History and art converge in the Toledo Museum of Art’s upcoming exhibit celebrating Oliver Hazard Perry’s decisive defeat of the British 200 years ago in the Battle of Lake Erie.
The 40-work exhibit’s centerpiece is the quintessentially heroic Thomas Birch painting Perry’s Victory on Lake Erie (1814), a large piece that he began painting just weeks after the battle.
The painting revolves around the Lawrence, Perry’s original ship that had been heavily battered by the British barrage. Its sails are ripped, there are holes in its sides, and the lake is crowded with ships firing on each other, most notably the Niagara, which opened up heavily on the enemy after Perry climbed aboard it in the middle of the fighting.
The Sept. 10, 1813, battle near Put-in-Bay helped swing the War of 1812 in the favor of the United States and cemented Perry’s reputation as a bona fide American hero.
The exhibit’s curator, Ed Hill, said Birch’s decision to place the Lawrence as the focal point of the 5-foot-by-8-foot painting despite the fact that it was essentially dead in the water gives the painting some of its inherent drama.
“I think it’s fascinating that he would put the Niagara in this position where it’s not the most visible; I suspect because he wanted to highlight what had been done to the Lawrence, to give the impression of what Perry must have gone through,” Hill said while looking at the Birch painting.
“My guess is that he wanted to show that even getting pummeled by part of the largest Navy in the world — the British — and even though they had basically reduced this ship to almost a hulk, they are still able to continue on.”
The painting usually hangs in the Pennsylvania Academy of Fine Arts in Philadelphia, but is on loan to the TMA for the Perry’s Victory: The Battle of Lake Erie exhibit, which runs from Friday to Nov. 10.
The free exhibit that will be on display in Galleries 28 and 29 is the museum’s way of marking the 200th anniversary of the battle. It will include art works, artifacts and historical documents drawn from the Toledo museum, the Pennsylvania institution, the University of Michigan, private collectors and others.
It also will provide a fascinating glimpse into what amounts to early 19th century pop culture that reflects the patriotic values of this country and the fairly mercenary attitudes of the British merchant class.
For example, Hill showed a beautiful, elaborate cotton handkerchief adorned with detailed depictions of glorious victories by the young United States over the world’s pre-eminent superpower. So this was probably made in Boston or Philadelphia, right?
Wrong. Just a few years after the war, British entrepreneurs were hocking souvenirs to America that celebrated their own loss.
“You have all this very patriotic stuff that was made in England and shipped over here to be sold. Everything’s patriotic, ‘War declared against England’ right here. I guess England really is a nation of merchants,” Hill said.
Among the more odd artifacts in the exhibit are canes made of wood from the ships that were in the battle, including a cane that was used by the great 19th century orator Henry Clay, who at the time was considered a War Hawk, thanks to his eagerness to take on Britain.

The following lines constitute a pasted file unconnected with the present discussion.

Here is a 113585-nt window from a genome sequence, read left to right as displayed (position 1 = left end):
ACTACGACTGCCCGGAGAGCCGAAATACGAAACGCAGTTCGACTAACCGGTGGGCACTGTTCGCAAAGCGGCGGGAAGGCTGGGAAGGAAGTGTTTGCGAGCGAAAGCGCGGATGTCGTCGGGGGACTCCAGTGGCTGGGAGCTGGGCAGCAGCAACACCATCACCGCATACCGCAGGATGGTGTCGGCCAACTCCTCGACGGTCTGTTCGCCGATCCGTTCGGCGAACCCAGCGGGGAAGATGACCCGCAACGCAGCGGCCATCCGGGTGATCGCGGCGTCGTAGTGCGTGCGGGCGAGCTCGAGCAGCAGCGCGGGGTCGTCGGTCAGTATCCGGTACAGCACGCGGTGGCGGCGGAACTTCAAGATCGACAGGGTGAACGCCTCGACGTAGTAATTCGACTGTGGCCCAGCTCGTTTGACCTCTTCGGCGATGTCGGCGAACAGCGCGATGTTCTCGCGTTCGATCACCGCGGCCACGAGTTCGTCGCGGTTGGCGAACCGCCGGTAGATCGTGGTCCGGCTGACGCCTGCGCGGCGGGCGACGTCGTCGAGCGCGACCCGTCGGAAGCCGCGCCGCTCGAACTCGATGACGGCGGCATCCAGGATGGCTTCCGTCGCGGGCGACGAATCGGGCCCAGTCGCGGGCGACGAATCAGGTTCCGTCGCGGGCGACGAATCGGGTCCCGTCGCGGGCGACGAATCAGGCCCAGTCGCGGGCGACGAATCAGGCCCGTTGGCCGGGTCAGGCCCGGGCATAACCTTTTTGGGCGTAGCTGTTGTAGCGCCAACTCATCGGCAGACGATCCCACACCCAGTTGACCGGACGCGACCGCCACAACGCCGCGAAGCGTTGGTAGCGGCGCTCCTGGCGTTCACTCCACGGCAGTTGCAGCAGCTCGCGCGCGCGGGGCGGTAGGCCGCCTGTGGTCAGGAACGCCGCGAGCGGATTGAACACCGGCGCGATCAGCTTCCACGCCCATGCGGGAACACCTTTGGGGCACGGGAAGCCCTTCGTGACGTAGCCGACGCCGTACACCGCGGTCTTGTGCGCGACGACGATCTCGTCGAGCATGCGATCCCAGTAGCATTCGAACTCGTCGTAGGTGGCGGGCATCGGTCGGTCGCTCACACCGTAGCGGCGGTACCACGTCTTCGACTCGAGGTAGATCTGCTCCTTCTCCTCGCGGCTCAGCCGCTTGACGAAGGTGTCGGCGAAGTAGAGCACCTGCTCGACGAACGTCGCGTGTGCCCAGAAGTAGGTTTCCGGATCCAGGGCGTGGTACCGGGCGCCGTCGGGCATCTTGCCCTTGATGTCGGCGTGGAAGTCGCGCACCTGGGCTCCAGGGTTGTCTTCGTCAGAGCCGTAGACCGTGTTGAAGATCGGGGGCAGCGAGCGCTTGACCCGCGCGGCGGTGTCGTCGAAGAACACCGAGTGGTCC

The University of Michigan purchased the Perry family archives, so the display will include a letter signed by President James Madison promoting Perry to commandant, a letter from the great officer to his wife that was written in Sandusky just a few days after the battle, and other paintings and prints that depict the battle.
Of course the exhibit revolves around the art work that emanated from Perry’s victory on Lake Erie, which was the result of bravado, tactical proficiency, and luck. Four paintings will show the battle from various angles and most of them will include diagrams that describe the positions of the ships and the significance of the particular perspective, Hill said.
Artists at the time were diligent about getting things right and many of them — including Birch — communicated via letter with Perry to ensure their paintings were accurate. Hill, who has spent a year curating the exhibit, said that fact stood out to him most among all the things he learned putting it together, noting that getting it right trumped exaggerating the events to put the winning side in a better light.
“I never realized with all these battle paintings how concerned with accuracy they were. I thought just they painted a few ships fighting each other, a generic view. I found that fascinating that at least from the American point of view you didn’t have propaganda creeping through,” he said.
Perry emerged from the battle venerated for his decision to leave the battered Lawrence aboard a row boat that traveled a half mile in the middle of the action so he could take command of the Niagara. Two prints show the moment with him standing in the small boat as shells land in the water around him.
That moment is cited as the turning point of the battle, thanks to Perry’s courage and refusal to accept defeat.
“This event ends up becoming for most of the writers at the time the pivotal moment of the battle, that point in time. What the writers said was that he was like Achilles, a Greek hero, one person who changes the battle,” Hill said.
“Most normal battles like this, the two armies fight, someone gives up and it’s over. Here it looked pretty bad for Perry and his flagship. He decides to take his battle flag down, go over and get another ship and go back in. He made the difference in the battle.”
Also on display at the exhibit will be the Gilbert Stuart portrait of Perry that already hangs in the TMA.
Perry’s Victory: The Battle of Lake Erie opens Friday and runs until Nov. 10. Admission to the museum is free and there is no extra cost to view the Perry exhibit. Information: 419-255-8000, 1-800-644-6862, or www.toledomuseum.org.
Contact Rod Lockwood at firstname.lastname@example.org or 419-724-6159.